A PA spokesman admits the agency has never tried to oust a successful tenant. In fact, three years ago, when the Maersk-Sealand shipping line threatened to leave Port Elizabeth, N.J., the agency coughed up hundreds of millions for dredging and modernization.

    Red Hook, however, is treated like the PA's red-headed stepchild. The agency complains about the $4 million annual cost of floating containers on a barge across the harbor. But that's necessary only because the PA never fulfilled its long-stalled promise to build a rail freight tunnel from New Jersey to Brooklyn. The tunnel would have ensured New York's rightful place as the East Coast's hub port. Without it, this region must compete - at a disadvantage - with Norfolk, Va., and Halifax, Nova Scotia, to try to attract ships.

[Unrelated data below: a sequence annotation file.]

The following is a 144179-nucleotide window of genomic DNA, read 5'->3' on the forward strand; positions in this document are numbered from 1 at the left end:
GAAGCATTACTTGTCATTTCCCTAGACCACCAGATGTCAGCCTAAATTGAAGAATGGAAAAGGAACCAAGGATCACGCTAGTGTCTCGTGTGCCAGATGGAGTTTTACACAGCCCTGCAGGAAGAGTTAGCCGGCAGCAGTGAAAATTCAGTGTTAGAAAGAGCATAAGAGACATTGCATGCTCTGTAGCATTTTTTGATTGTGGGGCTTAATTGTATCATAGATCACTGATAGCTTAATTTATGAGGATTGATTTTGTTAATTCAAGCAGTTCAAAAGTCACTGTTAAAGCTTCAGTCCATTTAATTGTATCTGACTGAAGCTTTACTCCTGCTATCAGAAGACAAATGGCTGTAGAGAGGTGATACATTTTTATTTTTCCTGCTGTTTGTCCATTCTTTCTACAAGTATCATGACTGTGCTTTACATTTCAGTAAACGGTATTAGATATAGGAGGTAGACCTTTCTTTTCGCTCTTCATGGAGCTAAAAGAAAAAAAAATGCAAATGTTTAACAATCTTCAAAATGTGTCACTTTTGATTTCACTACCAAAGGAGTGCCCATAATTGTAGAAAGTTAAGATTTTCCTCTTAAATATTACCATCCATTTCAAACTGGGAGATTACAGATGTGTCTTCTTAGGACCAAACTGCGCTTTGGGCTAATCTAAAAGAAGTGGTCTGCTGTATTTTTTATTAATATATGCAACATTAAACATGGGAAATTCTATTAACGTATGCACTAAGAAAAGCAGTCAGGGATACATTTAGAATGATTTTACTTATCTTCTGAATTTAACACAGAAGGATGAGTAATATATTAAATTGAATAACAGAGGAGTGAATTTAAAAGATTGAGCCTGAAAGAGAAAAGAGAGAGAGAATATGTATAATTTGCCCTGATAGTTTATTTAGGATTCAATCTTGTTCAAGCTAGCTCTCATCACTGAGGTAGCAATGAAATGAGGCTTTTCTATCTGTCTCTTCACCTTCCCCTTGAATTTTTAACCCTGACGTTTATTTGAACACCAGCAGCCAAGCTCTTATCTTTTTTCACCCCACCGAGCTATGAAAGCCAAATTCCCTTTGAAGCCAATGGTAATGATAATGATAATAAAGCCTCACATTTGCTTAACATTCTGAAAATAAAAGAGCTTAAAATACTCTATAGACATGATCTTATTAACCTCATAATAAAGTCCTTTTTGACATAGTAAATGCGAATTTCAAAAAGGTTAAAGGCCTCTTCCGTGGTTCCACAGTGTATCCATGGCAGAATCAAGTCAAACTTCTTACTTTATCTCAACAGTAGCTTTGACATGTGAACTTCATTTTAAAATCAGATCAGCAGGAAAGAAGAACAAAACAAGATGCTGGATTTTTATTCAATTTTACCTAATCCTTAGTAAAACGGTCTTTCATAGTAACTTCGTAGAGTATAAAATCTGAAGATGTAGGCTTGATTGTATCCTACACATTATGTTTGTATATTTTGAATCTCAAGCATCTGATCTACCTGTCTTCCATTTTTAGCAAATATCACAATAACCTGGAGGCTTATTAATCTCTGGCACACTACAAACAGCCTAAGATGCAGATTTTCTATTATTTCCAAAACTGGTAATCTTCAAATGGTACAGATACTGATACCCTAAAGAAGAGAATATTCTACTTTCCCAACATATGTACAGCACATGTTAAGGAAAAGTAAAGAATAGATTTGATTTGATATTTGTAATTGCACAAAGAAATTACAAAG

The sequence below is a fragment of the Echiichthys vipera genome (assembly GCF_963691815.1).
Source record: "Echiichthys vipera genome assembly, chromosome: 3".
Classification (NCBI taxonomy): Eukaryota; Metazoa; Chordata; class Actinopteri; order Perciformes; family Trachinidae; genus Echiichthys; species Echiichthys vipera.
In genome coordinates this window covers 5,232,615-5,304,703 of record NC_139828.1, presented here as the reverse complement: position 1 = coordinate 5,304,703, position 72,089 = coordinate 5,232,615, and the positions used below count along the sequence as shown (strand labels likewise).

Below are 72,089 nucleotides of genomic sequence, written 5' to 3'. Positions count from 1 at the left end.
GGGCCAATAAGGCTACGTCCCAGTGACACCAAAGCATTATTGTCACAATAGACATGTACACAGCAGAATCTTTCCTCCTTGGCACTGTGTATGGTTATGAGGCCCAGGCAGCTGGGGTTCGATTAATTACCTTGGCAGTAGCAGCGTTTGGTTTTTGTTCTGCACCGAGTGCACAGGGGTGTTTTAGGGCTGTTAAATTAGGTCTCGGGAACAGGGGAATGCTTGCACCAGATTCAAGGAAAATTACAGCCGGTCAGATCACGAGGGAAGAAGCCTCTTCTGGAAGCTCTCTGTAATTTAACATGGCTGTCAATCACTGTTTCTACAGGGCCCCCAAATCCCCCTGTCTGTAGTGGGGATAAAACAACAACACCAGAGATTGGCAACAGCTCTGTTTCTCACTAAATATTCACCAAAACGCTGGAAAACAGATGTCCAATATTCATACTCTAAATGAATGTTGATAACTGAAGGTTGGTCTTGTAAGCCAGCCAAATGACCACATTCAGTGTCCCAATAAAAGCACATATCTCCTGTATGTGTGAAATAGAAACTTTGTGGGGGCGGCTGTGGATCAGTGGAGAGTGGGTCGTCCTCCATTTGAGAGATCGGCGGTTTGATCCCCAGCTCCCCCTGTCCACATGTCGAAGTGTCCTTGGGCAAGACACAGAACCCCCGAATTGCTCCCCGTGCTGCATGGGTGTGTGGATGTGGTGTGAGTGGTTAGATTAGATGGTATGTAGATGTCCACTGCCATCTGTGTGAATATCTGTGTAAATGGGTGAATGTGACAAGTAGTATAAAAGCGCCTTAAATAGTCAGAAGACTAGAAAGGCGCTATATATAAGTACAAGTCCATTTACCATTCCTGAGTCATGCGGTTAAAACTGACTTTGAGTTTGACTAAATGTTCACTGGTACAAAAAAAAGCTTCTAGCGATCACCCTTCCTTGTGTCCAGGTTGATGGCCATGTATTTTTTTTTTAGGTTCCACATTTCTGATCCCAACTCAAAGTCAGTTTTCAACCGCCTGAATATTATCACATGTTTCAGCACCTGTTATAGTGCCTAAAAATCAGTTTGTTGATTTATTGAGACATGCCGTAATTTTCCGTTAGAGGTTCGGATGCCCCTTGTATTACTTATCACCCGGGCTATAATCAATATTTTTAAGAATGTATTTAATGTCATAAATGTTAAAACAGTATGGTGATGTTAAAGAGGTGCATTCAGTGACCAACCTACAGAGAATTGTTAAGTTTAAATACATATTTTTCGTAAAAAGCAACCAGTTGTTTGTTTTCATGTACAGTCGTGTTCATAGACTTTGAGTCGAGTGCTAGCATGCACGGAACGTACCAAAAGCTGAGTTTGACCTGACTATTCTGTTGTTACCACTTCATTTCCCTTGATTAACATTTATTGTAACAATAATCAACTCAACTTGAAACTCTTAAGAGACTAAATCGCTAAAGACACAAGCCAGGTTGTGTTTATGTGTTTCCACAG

Currently, those ships must squeeze through the shallow Kill Van Kull to Jersey's ports and rail connections. The Army Corps of Engineers says it will cost $3 billion to blast through bedrock to deepen the waterways to Jersey. And even that won't be enough. The PA will have to spend hundreds of millions more to raise the Bayonne Bridge to accommodate the next generation of container ships.

    In August, the captain of the Tianjin, en route from China to Port Elizabeth, realized his ship would not fit under the span. He had to unload his cargo elsewhere. Dozens of other vessels can't fit under the bridge either. So what happens when the new supersize post-Panamax ships start arriving here? Moot question. Unless the PA can lower the ocean, they won't be arriving here.

    The PA must use every available acre of dock space in Brooklyn. New York Harbor is naturally deep and can easily accommodate the behemoths being built. Fitting under the Verrazano Bridge is not an issue. The only issue is the agency's anti-New York bias.

    Get over that bias, and this will be a hub port.